Heil, hail and hole would all come from this word heill - which really sounds to me like an early form of wheel.

This goes to Old Frisian hal - which is hall - and heal/healthy - whole, complete. Also luck.

Funny how Proto-Uralic root hal means die.

Die in Basque is HIL.

Another Finnish word is hella for hot, oven.Probably where some form of idea of hell being a hot furnace...

The whole hell thing is very interesting and confusing imo - there are so many variations of this word linking to other forms of the word, it's hard to know what is connected to each other, or are they all connected in the end and hel as bright, went into Germanic from hot oven, cremation - hal=die...who knows really?

Hang on - seems the stove thing comes from hallr - flat stone - also piece of flat iron - they probably cooked on this - it was their furnace, stove.

They think Hel the Goddess is some kind of post-Christian and might not be pagan at all. The concept of Hel as an underworld fiure may not be that old - hel in the OLB is definitely hill, not anything else, unless I've missed something.

I think I might make it a pet project, to decipher all the hel connections. I'll save you though and not make posts of it all.

You might have clicked on the link in the post I quoted:

http://thehellweg.bl...holl-names.html

http://thehellweg.bl...09/holland.html

.

Edited by Abramelin

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Posted (edited)

Say Otharus, did you read my post to Puzzler? About "Petronella Bias", the founder of the "Oera Linda Society"?

It appears she was related to 'a' "Jantje Over de Linden" from Den Helder.

Is she any way related to THE Over de Linden family that you know of?

.

Edited by Abramelin

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About "Petronella Bias", the founder of the "Oera Linda Society"?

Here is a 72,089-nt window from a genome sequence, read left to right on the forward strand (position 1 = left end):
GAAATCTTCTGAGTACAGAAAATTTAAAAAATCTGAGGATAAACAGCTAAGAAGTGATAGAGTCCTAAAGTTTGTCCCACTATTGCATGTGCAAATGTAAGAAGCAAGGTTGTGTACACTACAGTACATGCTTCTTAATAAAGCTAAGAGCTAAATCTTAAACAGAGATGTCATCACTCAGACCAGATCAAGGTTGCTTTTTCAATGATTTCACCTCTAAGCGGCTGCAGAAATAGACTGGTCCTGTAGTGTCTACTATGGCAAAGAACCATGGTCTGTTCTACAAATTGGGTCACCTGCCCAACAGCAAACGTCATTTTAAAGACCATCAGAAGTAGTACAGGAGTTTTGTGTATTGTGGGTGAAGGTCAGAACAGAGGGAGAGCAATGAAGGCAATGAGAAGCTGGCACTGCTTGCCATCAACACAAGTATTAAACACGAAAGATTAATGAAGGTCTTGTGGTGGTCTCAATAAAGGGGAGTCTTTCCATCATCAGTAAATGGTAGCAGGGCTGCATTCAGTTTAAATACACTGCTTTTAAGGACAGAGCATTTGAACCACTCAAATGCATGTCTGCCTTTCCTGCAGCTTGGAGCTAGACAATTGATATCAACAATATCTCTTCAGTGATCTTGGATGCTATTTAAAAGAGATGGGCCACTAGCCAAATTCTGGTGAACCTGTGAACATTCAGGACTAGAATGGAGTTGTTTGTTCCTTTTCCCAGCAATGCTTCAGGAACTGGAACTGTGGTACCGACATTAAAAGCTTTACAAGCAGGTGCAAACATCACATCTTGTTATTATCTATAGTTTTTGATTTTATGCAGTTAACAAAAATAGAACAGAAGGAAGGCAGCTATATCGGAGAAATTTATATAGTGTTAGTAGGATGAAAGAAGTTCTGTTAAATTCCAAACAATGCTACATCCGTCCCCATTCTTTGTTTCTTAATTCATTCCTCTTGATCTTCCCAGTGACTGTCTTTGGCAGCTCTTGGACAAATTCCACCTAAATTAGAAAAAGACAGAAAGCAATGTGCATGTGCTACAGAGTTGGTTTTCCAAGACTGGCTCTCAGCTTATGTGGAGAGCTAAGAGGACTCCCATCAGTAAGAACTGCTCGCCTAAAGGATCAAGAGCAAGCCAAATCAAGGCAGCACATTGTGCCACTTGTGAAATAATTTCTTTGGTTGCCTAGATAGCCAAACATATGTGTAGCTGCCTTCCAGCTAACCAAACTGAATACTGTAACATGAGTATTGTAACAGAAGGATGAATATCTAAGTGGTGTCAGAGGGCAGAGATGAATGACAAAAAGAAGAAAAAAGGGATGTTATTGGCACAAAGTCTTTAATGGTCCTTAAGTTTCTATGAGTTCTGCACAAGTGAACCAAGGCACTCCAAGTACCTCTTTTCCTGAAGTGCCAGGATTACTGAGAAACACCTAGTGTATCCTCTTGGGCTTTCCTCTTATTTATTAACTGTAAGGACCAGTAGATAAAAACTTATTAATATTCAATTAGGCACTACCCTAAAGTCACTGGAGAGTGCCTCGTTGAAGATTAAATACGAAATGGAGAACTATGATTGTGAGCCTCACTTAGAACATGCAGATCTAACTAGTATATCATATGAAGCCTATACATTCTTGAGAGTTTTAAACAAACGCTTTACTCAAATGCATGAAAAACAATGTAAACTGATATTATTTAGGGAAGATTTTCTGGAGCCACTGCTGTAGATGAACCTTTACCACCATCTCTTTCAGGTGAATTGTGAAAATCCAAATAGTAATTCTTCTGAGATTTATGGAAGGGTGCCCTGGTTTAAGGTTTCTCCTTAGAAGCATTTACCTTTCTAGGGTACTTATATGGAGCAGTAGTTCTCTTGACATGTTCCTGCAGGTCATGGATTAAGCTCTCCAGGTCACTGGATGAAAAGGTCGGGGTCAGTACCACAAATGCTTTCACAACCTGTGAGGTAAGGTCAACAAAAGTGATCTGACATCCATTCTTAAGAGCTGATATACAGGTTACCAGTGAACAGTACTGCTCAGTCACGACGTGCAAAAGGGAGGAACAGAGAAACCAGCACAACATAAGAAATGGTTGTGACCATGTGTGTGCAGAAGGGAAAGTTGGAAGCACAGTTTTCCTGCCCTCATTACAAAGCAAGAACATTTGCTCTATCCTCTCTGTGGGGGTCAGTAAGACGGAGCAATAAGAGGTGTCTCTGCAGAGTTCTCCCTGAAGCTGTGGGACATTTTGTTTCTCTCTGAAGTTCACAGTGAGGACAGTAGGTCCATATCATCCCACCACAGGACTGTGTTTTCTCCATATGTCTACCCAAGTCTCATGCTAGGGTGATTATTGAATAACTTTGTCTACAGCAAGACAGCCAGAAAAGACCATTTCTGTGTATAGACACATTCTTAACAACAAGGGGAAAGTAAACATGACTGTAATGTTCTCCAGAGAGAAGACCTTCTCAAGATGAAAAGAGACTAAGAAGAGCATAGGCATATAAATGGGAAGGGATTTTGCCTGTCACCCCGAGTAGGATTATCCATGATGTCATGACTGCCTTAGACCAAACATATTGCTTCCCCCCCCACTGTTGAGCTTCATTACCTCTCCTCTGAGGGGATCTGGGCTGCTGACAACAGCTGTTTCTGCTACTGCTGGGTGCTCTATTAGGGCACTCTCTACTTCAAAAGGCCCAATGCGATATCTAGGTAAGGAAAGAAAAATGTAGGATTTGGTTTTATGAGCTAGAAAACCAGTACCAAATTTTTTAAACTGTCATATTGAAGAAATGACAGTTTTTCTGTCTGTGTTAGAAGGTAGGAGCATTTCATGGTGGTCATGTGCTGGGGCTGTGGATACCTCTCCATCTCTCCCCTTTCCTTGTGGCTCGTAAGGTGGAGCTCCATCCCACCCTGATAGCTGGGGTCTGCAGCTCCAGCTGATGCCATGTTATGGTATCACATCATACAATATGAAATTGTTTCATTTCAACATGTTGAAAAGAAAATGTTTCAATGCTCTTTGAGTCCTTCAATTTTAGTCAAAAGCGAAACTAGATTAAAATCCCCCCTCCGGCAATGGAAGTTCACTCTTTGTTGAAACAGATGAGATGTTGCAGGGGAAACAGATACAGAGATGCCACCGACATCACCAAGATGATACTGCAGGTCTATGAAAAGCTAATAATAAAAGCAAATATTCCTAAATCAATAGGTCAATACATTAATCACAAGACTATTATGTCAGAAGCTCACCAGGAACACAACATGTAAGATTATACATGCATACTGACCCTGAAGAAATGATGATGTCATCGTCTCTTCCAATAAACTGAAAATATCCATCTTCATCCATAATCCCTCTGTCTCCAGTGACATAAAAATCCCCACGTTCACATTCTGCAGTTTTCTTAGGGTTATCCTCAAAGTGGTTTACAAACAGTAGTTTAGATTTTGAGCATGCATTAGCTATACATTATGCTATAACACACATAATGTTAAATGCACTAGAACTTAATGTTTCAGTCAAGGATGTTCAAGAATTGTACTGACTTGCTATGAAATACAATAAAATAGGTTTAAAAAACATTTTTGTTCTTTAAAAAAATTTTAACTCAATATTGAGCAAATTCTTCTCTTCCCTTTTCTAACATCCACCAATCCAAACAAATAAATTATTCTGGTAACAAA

Please Abe, don't you see?!

That's part of the hoax Tony Steal is trying to create.

I will not waste one letter on that.

NEVER EVER use his websites as a source for anything.

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Posted (edited)

Please Abe, don't you see?!

That's part of the hoax Tony Steal is trying to create.

I will not waste one letter on that.

NEVER EVER use his websites as a source for anything.

Of course I know it's Tony Steele's creation.

Hey, I am not using his website as some kind of 'source', I actually posted it as a joke for Puzz.

But I think there IS a Petronella Bais in the Over de Linden family, I only don't know if she was related to THE Over de Lindens.

That name was - for me - the only interesting thing I read there.

.

Edited by Abramelin

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Posted (edited)

But I think there IS a Petronella Bais in the Over de Linden family, I only don't know if she was related to THE Over de Lindens.

Petronella Bais (1897-?) was a granddaughter of Jantje Over de Linden (1837-1907), a daughter of Adrianus OL (1807-1870), who was a cousin to the first degree of our Cornelis.

Edited by Otharus

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Petronella Bais (1897-?) was a granddaughter of Jantje Over de Linden (1837-1907), a daughter of Adrianus OL (1807-1870), who was a cousin to the first degree of our Cornelis.

Ah, thanks, I couldn't find the link to Adrianus OL.

Petronella Bais, 1897–1971

(Founder of the Society)

III-d ‎ ‏Petronella Bais

Geb. ‎± 1897 te Den Helder‎. Dochter van Thomas Bais en Jannetje de Boer

Thomas Bais‏‎